sudo chmod +x /usr/local/bin/

You can test that these work by issuing this command:

sudo /usr/local/bin/


sudo /usr/local/bin/

In System Preferences » Time Machine you should now see that your destination has changed.

MarcoPolo Setup

MarcoPolo development has stopped but it is currently working for me in 10.7.1. Once you have MarcoPolo downloaded and installed you will need to setup at a minimum two Contexts. I have Work and Home.

For Evidence Sources, I use WiFi which I have very high confidence in because I have never seen another WiFi network with the same MAC address as mine. For rules, you have to create one for Home and one Work (using the plus (+) button in the lower left) using the WiFi evidence. And under Actions, again using the plus (+) button, you can add a Shell Script Action for Home and Work. When you select the Shell Script Action, an open dialog box opens and you will need to select the shell script we created earlier. If you placed yours in /usr/local/bin like I did, you will not be able to browse there because /usr is an invisible directory. But you can press Command+Shift+G while the Open dialog box is open and it will allow you to type in the directory you want to browse.

Once the two actions are enabled, your Time Machine destinations should change dynamically based on your location. You can always verify what your current settings are by looking in System Preferences » Time Machine.

If you have trouble setting this up or questions please post a comment.

This post inspired me to figure out how to create rotating backups in 10.7 Lion.

[crarko adds: I haven't tested this one. There was another use for the tmutil command mentioned in this hint.]
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10.7: Re-install from restore partition in a manual IP environment System 10.7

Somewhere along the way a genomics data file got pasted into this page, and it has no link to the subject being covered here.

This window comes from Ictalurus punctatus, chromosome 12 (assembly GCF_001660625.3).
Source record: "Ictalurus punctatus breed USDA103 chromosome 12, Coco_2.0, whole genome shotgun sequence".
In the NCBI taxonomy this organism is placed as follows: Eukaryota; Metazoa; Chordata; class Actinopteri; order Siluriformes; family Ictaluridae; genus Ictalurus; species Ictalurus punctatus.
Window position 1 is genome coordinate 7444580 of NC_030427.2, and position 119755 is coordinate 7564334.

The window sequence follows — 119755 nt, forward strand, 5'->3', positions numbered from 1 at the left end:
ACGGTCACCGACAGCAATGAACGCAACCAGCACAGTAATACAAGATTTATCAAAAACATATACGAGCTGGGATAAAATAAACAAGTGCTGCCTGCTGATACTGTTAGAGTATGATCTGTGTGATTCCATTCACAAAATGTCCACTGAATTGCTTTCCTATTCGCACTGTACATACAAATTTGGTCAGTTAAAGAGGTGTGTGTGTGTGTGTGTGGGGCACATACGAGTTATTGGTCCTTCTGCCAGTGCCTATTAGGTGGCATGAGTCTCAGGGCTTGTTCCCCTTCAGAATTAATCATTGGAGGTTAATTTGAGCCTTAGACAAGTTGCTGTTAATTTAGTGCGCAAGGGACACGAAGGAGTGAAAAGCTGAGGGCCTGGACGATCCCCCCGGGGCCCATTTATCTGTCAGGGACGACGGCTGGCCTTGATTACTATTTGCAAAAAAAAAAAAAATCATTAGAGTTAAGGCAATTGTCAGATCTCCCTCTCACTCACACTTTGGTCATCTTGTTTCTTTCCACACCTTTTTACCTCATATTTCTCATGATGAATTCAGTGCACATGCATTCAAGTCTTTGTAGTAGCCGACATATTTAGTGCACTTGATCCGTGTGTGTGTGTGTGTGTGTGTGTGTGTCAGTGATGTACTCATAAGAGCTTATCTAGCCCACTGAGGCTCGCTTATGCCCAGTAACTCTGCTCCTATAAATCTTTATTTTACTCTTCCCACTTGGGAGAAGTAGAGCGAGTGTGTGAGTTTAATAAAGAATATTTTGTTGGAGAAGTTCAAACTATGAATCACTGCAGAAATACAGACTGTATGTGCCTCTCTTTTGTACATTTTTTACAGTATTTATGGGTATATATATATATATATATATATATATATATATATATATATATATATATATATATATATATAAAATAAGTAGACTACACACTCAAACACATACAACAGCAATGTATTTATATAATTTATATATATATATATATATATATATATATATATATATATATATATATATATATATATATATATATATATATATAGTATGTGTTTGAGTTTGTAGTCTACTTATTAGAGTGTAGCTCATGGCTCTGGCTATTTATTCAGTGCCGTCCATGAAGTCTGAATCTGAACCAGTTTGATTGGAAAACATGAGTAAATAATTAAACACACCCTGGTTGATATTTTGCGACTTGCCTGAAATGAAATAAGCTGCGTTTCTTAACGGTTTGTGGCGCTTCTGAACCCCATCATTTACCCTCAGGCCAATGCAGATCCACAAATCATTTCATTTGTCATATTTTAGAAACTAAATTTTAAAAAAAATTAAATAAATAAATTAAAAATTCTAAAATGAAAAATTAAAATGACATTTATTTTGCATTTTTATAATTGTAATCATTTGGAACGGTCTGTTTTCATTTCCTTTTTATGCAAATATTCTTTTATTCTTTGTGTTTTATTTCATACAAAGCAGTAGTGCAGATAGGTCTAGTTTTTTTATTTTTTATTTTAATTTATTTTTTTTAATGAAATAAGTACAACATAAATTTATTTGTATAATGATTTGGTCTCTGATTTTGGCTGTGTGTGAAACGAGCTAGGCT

This small hint may be of some help when you have to reinstall Lion from a recovery partition in a network environment that does not have an active DHCP server. In this case, a small intervention in the Terminal is required.

Once you've booted into the Recovery partition, open Terminal by clicking its icon in the Utilities menu. Then:
  • Get a list of the network interfaces for the Mac you are installing Lion on:

    networksetup -listallnetworkservices

  • Set up the network interface, as listed by the output of the command mentioned above (Ethernet or otherwise):

    networksetup -setmanual {INTERFACE NAME} {IP ADDRESS} {SUBNET MASK} {ROUTER}

  • Set the name (DNS) servers:

    networksetup -setdnsservers {YOUR DNS SERVER}

  • Verify that the changes have been correctly saved:


    Examine all the entries and find the one you have actually worked on (ex. en0 is generally, but not always Ethernet).
  • Quit Terminal and continue with your installation by following the onscreen steps.
  • Wait for the download to finish.
  • Enjoy your freshly downloaded Lion!

[crarko adds: I haven't tested this one. The man page for networksetup provides more information on the available options.]
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10.7: Customize System Preferences System 10.7
In Lion you can customize which preference panels are shown in System Preferences.

Open System Preferences. Click and hold on the 'Show All' button and a list of preferences appears. At the bottom of the list, there is a 'Customize...' item that allows you to hide System Preferences using check boxes. This didn't exist in Snow Leopard.

[crarko adds: Yup, it's there. It's easy to turn visibility off and on, but curiously, it doesn't look like you need to authenticate to make those changes.]
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10.7: Using FileVault2 to encrypt a second hard drive with user folders System 10.7